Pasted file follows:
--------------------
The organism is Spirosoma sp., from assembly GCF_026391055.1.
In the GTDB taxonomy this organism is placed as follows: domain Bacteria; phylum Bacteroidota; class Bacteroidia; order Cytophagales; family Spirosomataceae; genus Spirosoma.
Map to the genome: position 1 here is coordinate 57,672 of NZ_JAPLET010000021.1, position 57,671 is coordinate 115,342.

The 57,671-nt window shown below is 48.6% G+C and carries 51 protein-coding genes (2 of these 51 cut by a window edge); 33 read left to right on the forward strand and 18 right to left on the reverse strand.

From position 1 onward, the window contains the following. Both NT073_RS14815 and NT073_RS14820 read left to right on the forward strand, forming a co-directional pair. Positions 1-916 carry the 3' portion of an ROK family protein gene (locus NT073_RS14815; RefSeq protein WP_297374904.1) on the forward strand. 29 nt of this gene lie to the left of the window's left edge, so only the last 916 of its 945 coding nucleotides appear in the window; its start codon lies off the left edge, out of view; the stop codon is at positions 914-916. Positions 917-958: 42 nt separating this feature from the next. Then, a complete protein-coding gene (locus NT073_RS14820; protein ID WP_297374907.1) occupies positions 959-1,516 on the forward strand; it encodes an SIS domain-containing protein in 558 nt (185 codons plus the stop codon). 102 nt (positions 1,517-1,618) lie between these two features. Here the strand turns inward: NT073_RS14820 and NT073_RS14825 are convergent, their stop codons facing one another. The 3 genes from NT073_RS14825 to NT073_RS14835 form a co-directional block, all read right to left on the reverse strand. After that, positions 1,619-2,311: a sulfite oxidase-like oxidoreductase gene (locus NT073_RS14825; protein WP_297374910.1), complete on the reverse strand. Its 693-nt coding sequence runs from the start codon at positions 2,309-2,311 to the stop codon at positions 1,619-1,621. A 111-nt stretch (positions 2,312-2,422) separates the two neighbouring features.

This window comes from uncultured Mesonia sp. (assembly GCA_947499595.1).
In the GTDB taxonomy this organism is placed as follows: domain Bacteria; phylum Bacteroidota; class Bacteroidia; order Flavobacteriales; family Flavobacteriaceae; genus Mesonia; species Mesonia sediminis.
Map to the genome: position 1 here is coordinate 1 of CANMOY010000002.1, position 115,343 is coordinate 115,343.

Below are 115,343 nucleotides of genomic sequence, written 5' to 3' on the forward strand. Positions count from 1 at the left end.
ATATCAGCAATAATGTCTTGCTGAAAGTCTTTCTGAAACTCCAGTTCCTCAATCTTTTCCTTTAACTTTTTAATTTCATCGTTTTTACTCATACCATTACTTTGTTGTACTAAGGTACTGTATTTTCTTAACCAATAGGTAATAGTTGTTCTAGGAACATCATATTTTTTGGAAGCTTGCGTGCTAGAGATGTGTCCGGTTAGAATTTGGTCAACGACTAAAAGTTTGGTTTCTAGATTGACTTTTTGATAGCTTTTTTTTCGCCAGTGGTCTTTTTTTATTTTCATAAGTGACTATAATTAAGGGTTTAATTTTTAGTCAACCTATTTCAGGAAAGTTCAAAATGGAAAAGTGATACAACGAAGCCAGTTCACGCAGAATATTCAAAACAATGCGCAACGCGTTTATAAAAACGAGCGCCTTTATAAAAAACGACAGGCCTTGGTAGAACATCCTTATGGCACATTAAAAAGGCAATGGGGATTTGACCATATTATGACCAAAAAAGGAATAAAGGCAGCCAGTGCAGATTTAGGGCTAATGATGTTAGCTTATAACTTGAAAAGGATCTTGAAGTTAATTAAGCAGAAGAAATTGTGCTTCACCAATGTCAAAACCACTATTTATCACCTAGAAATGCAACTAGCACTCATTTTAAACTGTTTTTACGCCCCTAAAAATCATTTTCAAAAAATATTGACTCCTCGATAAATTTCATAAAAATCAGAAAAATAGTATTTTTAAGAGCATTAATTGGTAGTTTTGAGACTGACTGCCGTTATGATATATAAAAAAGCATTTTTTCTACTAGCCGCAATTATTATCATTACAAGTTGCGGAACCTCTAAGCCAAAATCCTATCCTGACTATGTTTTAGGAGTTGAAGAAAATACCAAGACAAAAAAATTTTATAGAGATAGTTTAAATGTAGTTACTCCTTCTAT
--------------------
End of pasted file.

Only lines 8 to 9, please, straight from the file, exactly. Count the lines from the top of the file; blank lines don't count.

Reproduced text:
Map to the genome: position 1 here is coordinate 1 of CANMOY010000002.1, position 115,343 is coordinate 115,343.

Below are 115,343 nucleotides of genomic sequence, written 5' to 3' on the forward strand. Positions count from 1 at the left end.